NaPoWriMo Day 29 – Into the Sun

Sunrise Nature – Credits here

Sun rises like a candle flame that blankets the heavens
And steps are laid upon the mountain range where I run.
I smell the misty scent of the morning breeze
That cause me to hear the chirping birds around,
And hear the winds dancing through the clouds.
Is Nirvana the heavens we call?

Sun emerges with the flame of fire that consumes the horizon
And stones are formed of the cottons grey where noise I heard.
Scorching wind start to race to bathe Sodom with its hate.
From ashes to ashes, dust to dust, the city is doomed not to last.
You hear the cries with the voices creep, Sylviana was there.
Is this Nirvana, the heavens we call?

The motley faces of emotions embody the sun -
With a heart-pouring temper, balloon can burst,
Or with its gentle-touch of rays tame a raging waves.
“Fly up to the sky, WoMM, and reach for the sun,”
She notes to herself while strangely subdued.
Make a wish in the money tree so your troubles go away.

With the sun as an angel, the guiding light.
Act on your visions, and see your dreams coming by –
Heavens rejoice and your angel triumphs.
Flap your wings - wide and strong, then soar up and high,
When find yourself flat on the ground
Never let the raging fire consumes your soul.

“Nur wer es wagt, gewaltig zu scheitern,
kann je wirklich groβen Erfolg haben.”
If you look towards the sky, the heavens never move.
Get-up! Hold onto your wheel and drive through distance
Gain that sacred momentum while you’re below,
Keeping your eyes to that crystal of light where dreams reside.

It’s Day 29 of the NaPoWriMo and we are working on a prompt called “Twenty Little Poetry Projects,” originally developed by Jim Simmerman. It really forces us into details, and to work on “conducting” the poem as it grows, instead of trying to force the poem to be one thing or another in particular. And here are the twenty little projects themselves — the challenge is to use them all in one poem:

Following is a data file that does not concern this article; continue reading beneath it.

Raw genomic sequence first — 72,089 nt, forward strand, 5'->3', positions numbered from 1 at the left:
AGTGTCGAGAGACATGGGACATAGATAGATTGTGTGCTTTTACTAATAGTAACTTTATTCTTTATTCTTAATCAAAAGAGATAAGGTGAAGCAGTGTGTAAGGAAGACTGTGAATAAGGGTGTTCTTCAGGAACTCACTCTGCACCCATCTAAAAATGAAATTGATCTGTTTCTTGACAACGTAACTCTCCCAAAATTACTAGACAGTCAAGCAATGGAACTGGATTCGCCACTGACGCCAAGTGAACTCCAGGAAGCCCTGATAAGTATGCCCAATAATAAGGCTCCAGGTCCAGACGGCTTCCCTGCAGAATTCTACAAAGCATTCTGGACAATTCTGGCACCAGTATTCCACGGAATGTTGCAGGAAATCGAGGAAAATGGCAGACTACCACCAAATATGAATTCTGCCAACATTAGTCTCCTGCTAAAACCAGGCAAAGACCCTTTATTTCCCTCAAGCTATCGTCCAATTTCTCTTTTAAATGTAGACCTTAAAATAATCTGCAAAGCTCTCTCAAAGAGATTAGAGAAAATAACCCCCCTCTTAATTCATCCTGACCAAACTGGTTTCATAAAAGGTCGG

1. Begin the poem with a metaphor.
2. Say something specific but utterly preposterous.
3. Use at least one image for each of the five senses, either in succession or scattered randomly throughout the poem.
4. Use one example of synesthesia (mixing the senses).
5. Use the proper name of a person and the proper name of a place.
6. Contradict something you said earlier in the poem.
7. Change direction or digress from the last thing you said.
8. Use a word (slang?) you’ve never seen in a poem.
9. Use an example of false cause-effect logic.
10. Use a piece of talk you’ve actually heard (preferably in dialect and/or which you don’t understand).
11. Create a metaphor using the following construction: “The (adjective) (concrete noun) of (abstract noun) . . .”
12. Use an image in such a way as to reverse its usual associative qualities.
13. Make the persona or character in the poem do something he or she could not do in “real life.”
14. Refer to yourself by nickname and in the third person.
15. Write in the future tense, such that part of the poem seems to be a prediction.
16. Modify a noun with an unlikely adjective.
17. Make a declarative assertion that sounds convincing but that finally makes no sense.
18. Use a phrase from a language other than English.
19. Make a non-human object say or do something human (personification).
20. Close the poem with a vivid image that makes no statement, but that “echoes” an image from earlier in the poem.